Consumer Electronics Association head Gary Shapiro authored a post at Fox Forum last week protesting the sudden appearance of his constituents as a third party to the radio and label battle over the Performance Rights Act. As you might expect, it wasn’t pretty, but at least he had a few nice things to say about radio.
Shapiro’s piece appeared in the Fox Forum section at foxnews.com.
Shapiro correctly noted that the current dispute began as the labels went on a desperate cash hunt after the internet came along and wreaked havoc on their business model.
He noted that the labels decided airplay was losing value as a promotional vehicle. “But now the RIAA argues that the shift from over-the-air to online music listening means that such publicity is not valuable, and stations should start paying a fee for each song they play.”
At this point, Shapiro came down strongly in favor of radio’s position. “The logical solution is to let radio stations play only that music that copyright owners allow them to, which would settle the debate over whether radio stations provide promotional value. They clearly do.”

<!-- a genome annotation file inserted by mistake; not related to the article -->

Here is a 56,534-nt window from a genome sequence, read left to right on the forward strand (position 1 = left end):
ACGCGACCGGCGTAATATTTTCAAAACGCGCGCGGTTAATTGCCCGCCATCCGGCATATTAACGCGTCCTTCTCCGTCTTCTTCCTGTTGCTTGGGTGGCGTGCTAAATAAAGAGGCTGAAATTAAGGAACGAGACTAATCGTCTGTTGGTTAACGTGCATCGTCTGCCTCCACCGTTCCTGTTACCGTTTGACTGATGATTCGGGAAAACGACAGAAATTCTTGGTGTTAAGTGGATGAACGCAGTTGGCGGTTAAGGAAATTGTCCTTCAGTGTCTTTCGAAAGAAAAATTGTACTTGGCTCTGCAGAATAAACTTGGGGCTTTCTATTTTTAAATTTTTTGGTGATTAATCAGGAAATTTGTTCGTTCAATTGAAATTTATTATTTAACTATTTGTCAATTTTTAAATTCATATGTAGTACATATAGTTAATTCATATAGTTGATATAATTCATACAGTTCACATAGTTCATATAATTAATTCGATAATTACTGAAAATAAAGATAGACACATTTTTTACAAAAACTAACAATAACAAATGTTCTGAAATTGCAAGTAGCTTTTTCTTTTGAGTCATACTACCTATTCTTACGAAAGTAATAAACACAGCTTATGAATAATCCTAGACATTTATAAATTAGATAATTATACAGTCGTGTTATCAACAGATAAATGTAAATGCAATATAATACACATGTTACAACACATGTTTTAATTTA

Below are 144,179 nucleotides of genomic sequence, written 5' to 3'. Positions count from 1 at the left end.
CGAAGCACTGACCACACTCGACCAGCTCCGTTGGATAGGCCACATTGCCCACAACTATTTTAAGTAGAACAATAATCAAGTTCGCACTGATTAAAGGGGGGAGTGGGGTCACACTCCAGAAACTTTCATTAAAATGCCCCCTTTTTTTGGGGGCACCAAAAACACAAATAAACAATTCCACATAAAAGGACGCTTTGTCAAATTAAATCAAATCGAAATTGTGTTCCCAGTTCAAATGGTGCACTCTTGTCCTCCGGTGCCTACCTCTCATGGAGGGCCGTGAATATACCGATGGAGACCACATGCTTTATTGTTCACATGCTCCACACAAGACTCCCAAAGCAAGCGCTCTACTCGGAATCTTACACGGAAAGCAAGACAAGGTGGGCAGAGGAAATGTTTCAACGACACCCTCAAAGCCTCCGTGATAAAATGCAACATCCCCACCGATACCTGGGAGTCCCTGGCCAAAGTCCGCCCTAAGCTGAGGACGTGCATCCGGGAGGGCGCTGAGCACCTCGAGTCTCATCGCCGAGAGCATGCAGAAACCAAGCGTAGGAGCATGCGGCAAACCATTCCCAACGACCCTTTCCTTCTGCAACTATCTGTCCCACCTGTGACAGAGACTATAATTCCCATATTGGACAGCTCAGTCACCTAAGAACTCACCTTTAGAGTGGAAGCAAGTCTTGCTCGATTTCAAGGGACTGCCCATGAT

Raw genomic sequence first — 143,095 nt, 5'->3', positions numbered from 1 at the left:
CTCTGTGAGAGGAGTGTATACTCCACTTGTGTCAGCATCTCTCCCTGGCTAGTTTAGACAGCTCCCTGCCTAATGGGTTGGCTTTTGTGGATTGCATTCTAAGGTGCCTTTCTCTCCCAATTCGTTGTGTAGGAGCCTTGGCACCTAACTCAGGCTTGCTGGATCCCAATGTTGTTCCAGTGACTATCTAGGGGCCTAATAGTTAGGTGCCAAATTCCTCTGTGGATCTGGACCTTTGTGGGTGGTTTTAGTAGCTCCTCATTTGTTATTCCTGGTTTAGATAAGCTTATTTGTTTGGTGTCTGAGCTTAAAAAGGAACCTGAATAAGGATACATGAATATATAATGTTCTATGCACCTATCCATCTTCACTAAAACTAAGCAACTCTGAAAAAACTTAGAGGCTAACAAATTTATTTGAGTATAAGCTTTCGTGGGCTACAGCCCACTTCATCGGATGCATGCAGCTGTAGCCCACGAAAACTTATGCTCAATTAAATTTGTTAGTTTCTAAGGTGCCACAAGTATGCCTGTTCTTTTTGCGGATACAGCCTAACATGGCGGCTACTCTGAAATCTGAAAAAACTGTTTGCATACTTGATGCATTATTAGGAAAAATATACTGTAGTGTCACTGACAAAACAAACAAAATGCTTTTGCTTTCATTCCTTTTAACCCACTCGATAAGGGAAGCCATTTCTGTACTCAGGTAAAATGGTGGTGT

He later added, “I value the radio industry and want it to survive these tumultuous times.”
His point was that the two industries, both facing difficult times and searching for answers, should not be allowed to drag his industry into the mix by order of the government. He actually demonstrated a sense of humor while making his point. “But why stop with an FM chip in cell phones? Why not require them in pillows, bicycles, all new home construction and in computers? Just where does this absurdity of government intervention stop?”
RBR-TVBR observation: Shapiro believes that the public safety argument for an FM chip in cells is empty, since radio and TV are both available over the internet. But the point is, disasters often include power failures that wipe out all kinds of media, and over-the-air radio is often the last medium standing during an emergency. The argument, unlike some dams and dikes we’ve heard about, holds water.